A study has called for the curlew to be a conservation priority

Curlew Numenius arquata. Pic: Laurie Campbell

Curlew Numenius arquata. Pic: Laurie Campbell

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A new study has called for the curlew, Europe’s largest wading bird, to now be considered the highest conservation priority bird species in the UK.

The population has fallen by 43 per cent since the mid-1990s, and their global status is listed as ‘near threatened’ by the International Union for Conservation of Nature (IUCN).

A new report, by RSPB Scotland, assessing the status of all the UK’s 244 birds – Birds of Conservation Concern 4 – has placed the curlew on its Red List under ‘highest conservation concern’.

Birds of Conservation Concern is a report compiled by a coalition of leading conservation and monitoring organisations, reviewing the status of all birds in the UK.

Each species is assessed and placed on the Green, Amber or Red List – indicating an increasing level of conservation concern.

The Red List now contains 27 per cent of the UK’s birds, an increase from 52 species in 2009 to 67 species in 2015.

The Eurasian curlew Numenius arquata, to give its full name, is a large wader, with long legs and a long downcurved bill.

There are around 68,000 breeding pairs in the UK. The RSPB and the UK’s four national conservation agencies set out the case for focusing conservation efforts on curlews in a paper recently published in British Birds.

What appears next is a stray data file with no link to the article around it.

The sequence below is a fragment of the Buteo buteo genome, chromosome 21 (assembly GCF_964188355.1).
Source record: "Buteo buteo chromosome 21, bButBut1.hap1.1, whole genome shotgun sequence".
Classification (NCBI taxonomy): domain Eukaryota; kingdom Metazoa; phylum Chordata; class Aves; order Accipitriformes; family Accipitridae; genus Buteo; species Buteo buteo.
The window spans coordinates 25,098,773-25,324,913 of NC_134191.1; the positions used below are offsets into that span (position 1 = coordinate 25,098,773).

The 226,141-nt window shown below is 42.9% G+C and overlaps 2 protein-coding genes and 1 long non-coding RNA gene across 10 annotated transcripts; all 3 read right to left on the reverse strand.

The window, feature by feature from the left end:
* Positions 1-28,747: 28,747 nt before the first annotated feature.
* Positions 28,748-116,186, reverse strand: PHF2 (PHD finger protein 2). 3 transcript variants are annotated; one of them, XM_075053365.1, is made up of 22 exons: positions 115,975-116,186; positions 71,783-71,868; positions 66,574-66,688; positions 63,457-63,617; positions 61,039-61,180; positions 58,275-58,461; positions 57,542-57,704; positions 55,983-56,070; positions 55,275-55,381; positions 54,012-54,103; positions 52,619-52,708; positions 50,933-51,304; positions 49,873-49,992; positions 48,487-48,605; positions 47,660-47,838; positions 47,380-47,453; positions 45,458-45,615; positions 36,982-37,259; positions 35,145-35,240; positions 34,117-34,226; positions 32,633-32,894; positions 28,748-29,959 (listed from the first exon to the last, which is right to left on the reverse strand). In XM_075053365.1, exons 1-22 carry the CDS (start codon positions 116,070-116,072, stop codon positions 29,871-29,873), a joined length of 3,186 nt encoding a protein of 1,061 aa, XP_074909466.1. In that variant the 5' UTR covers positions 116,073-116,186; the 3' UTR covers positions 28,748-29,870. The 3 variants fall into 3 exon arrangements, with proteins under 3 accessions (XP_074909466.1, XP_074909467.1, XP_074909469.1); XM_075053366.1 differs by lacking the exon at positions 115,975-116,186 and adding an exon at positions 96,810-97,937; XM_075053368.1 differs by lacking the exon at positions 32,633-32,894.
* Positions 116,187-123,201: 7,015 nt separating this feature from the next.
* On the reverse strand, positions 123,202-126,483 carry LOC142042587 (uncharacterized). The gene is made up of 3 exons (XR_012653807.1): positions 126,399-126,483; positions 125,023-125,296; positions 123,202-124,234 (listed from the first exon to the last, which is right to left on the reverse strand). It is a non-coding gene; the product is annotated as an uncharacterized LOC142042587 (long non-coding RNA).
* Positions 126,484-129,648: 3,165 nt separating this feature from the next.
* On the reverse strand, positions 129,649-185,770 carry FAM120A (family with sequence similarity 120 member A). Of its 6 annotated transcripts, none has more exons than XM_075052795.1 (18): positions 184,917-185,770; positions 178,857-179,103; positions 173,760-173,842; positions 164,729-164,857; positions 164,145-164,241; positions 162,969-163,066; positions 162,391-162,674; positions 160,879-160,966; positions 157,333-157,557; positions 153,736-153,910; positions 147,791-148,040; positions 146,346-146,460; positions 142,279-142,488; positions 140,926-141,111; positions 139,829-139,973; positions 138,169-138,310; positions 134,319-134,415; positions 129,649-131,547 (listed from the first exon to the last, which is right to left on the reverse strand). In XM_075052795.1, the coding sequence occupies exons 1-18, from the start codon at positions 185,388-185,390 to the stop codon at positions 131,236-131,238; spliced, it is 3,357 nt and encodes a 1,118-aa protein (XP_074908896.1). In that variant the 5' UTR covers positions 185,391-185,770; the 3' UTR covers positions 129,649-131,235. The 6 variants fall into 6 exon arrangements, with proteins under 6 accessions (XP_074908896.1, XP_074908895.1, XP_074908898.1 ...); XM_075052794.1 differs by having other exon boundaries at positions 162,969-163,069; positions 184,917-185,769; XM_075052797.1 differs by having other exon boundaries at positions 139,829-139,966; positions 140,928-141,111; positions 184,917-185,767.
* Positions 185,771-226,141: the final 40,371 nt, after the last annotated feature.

Dan Brown, conservation adviser with RSPB Scotland and lead author of the study, said: “To see curlew populations falling so drastically is a major concern.

“We are responsible for more than a quarter of the world’s population in the UK, so the large declines currently occurring may be having a big impact on the global population.

“On this basis, the curlew emerges as our highest priority species from a global perspective – conservation success in the UK will go a long way to helping secure the global population.

“We also approach this work acutely aware that, sadly, two close relatives of the Eurasian curlew – the Eskimo curlew and the Slender-billed curlew – are highly likely to have become extinct in recent decades.”

He continued: “We are working hard at home and across the curlew’s global range to mobilise support and plan conservation work. We have just coordinated an international conservation plan – a list of conservation and research actions countries can do to help conserve curlews - through an intergovernmental conservation agreement called the African Eurasian Waterbird Agreement.”

He added: “Meanwhile, at home, we have a Curlew Recovery Programme that started in earnest this year.”

This programme of work includes a five-year research project at six sites across the UK, where land management techniques aimed at improving breeding habitats and increasing breeding success will be investigated.

Andrew Douse, senior ornithologist with SNH, said: “The drop in curlew numbers demonstrates well a more general issue: a worrying decrease of many upland birds, all of which have large populations across the Scottish uplands.

“Familiar species such as merlin, whinchat, grey wagtail and dotterel have all declined. These changes likely relate to habitat changes, climate change and in some cases, predation. We’re working hard to understand the causes of these changes to make sure we conserve these important birds of the Scottish hills and mountains.”

Puffins, kittiwakes and shags were some of the other species added to the Birds of Conservation Concern Red List in 2015, joining birds like the curlew, dotterel and starling.

However, the assessment does contain some good news and demonstrates that targeted conservation action can make a real difference.

Three species (bittern, nightjar and dunlin) have been removed from the Red list and added to the Amber. While an additional 22 species, including the red kite, have moved from the Amber to the Green list; meaning they are of the lowest conservation concern.